While the experiments are being completed by Shackelford, Szerlag said her role is to look at the phosphorus species. The root exudates will be applied to artificial soil and incubated for several months to form micro aggregates before being taken to the synchrotron to see what species of phosphorus and sulfur are in the soils.

Szerlag said it is important to understand the complete ecosystem of what’s happening between the plant and soil. Preliminary data from the team’s research shows when plants are under drought stress, they release certain nutrients into the soil.

“The team wants to know what nutrients are being released and why,” she said. “What forms of these nutrients are being released into the soil. If plants are leaking phosphorus, why and where is it going? This is a new area of research; it’s novel.”

Another collaboration of Szerlag’s is studying the impact of a dairy waste lagoon on a playa lake near Lubbock. She is working with longtime collaborator Matt Siebecker, Ph.D., assistant professor of applied environmental soil chemistry at Texas Tech University, and his graduate students to examine the playa lake phosphorus, sulfur and potassium speciation. Siebecker and his students collect the samples and then take them to the synchrotron to meet with Szerlag and Reddell to determine speciation at the beamline.

Szerlag also has a unique study concerning the salinity effects on phosphorus speciation and release, relating to sea level rise. She started her salinity work as an assistant professor at Westfield State University in Massachusetts. Her doctoral research showed sulfate can remove phosphorus from the soil, especially from coastal agricultural soils.

“We found sulfate releases more phosphorus from soils than other desorbing solutions,” she said. “We were among the first to note this, and that is prompting more experiments on the phosphate interaction with sulfate.”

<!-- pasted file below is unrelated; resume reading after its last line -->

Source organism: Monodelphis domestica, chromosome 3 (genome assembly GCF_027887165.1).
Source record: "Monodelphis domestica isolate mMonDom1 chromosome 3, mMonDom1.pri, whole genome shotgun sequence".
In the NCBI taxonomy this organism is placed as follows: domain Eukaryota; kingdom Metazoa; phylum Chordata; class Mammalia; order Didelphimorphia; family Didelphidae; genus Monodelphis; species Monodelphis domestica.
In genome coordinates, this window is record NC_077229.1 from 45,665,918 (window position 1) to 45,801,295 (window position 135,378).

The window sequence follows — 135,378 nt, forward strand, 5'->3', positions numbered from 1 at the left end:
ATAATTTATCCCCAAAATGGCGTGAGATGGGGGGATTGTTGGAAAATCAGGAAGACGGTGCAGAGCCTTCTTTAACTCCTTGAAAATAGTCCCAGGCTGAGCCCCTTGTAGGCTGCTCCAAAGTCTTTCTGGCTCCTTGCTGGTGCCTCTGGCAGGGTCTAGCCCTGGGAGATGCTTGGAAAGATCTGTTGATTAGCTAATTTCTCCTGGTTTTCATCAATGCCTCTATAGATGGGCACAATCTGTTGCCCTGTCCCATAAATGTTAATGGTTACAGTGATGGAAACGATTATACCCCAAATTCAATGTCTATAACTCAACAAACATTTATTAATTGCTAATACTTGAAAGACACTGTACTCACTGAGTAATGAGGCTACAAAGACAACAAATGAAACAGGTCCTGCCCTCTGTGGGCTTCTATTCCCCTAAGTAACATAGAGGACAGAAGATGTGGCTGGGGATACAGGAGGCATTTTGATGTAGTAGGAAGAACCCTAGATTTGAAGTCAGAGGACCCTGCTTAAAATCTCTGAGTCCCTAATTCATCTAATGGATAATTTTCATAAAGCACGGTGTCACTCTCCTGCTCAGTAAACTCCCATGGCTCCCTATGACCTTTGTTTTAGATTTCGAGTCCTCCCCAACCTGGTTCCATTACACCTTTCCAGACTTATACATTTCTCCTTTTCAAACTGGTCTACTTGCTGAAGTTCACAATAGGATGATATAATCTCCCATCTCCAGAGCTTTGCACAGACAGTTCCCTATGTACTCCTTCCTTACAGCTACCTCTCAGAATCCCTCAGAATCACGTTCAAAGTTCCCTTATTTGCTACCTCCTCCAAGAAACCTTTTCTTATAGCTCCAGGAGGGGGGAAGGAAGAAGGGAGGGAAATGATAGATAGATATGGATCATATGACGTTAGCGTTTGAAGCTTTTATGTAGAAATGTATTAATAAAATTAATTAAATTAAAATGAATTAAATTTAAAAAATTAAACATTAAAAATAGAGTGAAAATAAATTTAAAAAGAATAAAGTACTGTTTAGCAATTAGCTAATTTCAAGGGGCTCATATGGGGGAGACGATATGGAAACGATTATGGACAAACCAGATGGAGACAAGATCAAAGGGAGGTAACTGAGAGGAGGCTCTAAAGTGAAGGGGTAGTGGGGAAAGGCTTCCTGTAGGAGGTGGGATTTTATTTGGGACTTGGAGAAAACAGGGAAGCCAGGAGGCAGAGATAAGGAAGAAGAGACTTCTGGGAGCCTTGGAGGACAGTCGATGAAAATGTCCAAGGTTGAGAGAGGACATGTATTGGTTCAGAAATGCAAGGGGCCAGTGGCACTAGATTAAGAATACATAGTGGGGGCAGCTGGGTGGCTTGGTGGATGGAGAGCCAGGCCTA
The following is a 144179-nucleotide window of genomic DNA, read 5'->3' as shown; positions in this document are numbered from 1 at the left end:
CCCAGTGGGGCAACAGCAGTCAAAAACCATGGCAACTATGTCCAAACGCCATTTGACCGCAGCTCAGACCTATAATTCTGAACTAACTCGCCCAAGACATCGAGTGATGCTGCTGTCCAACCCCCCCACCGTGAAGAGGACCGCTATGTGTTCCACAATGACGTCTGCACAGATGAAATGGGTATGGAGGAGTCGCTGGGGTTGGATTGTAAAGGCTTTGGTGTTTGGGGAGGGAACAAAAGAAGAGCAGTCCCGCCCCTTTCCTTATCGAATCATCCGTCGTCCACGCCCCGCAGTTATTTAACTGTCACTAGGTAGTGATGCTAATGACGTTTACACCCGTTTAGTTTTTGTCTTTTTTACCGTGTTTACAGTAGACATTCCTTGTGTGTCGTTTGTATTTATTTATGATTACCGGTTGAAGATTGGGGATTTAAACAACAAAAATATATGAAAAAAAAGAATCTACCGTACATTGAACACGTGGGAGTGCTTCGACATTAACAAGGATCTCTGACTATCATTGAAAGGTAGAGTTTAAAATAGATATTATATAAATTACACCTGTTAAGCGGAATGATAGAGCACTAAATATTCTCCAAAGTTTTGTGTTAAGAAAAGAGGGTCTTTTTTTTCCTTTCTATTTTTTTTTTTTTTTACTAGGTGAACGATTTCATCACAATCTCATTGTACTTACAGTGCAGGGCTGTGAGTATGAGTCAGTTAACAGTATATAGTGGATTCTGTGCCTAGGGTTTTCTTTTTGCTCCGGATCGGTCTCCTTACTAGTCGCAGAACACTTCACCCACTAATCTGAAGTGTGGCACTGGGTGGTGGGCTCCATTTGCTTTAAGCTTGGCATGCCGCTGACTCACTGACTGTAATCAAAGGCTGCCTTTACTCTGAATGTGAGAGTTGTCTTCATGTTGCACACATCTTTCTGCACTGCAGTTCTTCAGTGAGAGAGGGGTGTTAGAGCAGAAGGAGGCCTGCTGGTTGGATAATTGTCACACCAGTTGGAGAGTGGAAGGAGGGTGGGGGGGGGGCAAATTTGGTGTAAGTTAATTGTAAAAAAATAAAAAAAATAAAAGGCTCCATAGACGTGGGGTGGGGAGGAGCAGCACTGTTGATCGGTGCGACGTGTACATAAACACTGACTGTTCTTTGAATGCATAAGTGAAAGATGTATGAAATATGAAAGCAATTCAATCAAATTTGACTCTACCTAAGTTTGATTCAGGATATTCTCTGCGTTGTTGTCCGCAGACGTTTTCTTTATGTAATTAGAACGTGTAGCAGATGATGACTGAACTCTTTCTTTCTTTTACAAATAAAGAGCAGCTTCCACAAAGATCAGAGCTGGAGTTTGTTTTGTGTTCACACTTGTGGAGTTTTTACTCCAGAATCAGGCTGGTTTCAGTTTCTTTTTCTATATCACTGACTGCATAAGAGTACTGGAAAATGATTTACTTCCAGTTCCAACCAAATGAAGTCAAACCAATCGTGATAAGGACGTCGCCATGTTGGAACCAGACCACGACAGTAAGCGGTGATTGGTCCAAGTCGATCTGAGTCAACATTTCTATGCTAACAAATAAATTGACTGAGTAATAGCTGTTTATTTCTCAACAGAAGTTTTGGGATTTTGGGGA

She started the salinity work during her doctorate with Sparks and continued at her last position. She now collaborates with Leili “Fatemeh” Izaditame, Ph.D., research scientist at the University of Texas, Dallas, and Felipe Aburto, Ph.D., assistant professor of pedology and soil biogeochemistry in the Texas A&M Department of Soil and Crop Sciences.

Logging time at the synchrotron

Five people, three women and two men, stand in front of large laboratory equipment facing the camera
Kate Szerlag, Ph.D., (striped shirt) Texas A&M soil and water chemistry assistant professor, is joined at the National Synchrotron Light Source II by, left to right: graduate student Sharon Ulate, undergraduate student India Reddell, and beamline scientists Ryan Tappero and Paul Northrup. (Texas A&M AgriLife)

Szerlag aims to carve out a niche for microfocused synchrotron work with phosphorus.

Most people do bulk samples with a large beam size of 2 x 2 millimeters for X-ray absorption near-edge structure, XANES, which basically provides a phosphorus fingerprint unique to the phosphorus species present. Szerlag uses a microfocused beam, 5 x 5 microns, to first make a map of the soil and then probe phosphorus hotspots at the micron scale, providing more detailed speciation information.

Additionally, she commonly uses a multimodal approach, meaning using two different beamlines to map the same location on the sample. This approach gives information about phosphorus speciation in relation to other elements phosphorus commonly interacts with – iron, manganese, calcium and aluminum – present at that location in the soil.

To get beamtime, scientists must write a proposal, have it reviewed and scored by a panel, and receive a score good enough to get beamtime. It is very competitive and difficult to get beamtime on her favorite beamlines; the tender energy spectroscopy, TES, beamline and X-ray fluorescence microprobe, XFM, beamline, both at NSLS II.

Szerlag is excited to have two proposals recently get time on three different beamlines.

“I am using novel methods at the synchrotron – multimodal methods to analyze phosphorus,” she said.

First, she uses a very small beam at TES to scan the sample and make an elemental map of the soils to determine the phosphorus co-location with the tender energy elements like aluminum, sulfur and silicon.

But phosphorus also binds to elements like iron, calcium and manganese above the energy range for TES, so she uses the multimodal approach to find the exact location on the soil sample and maps it again at the XFM beamline. Overlaying the two maps, she can co-locate phosphorus with both the tender and hard energy elements.

“By determining the phosphorus speciation at the micron scale, we can get more detailed phosphorus speciation in the soil,” Szerlag said. “Determining the speciation will help determine the solubility of phosphorus and therefore the phosphorus availability to plants and susceptibility to losses to the environment.”

Print Friendly, PDF & Email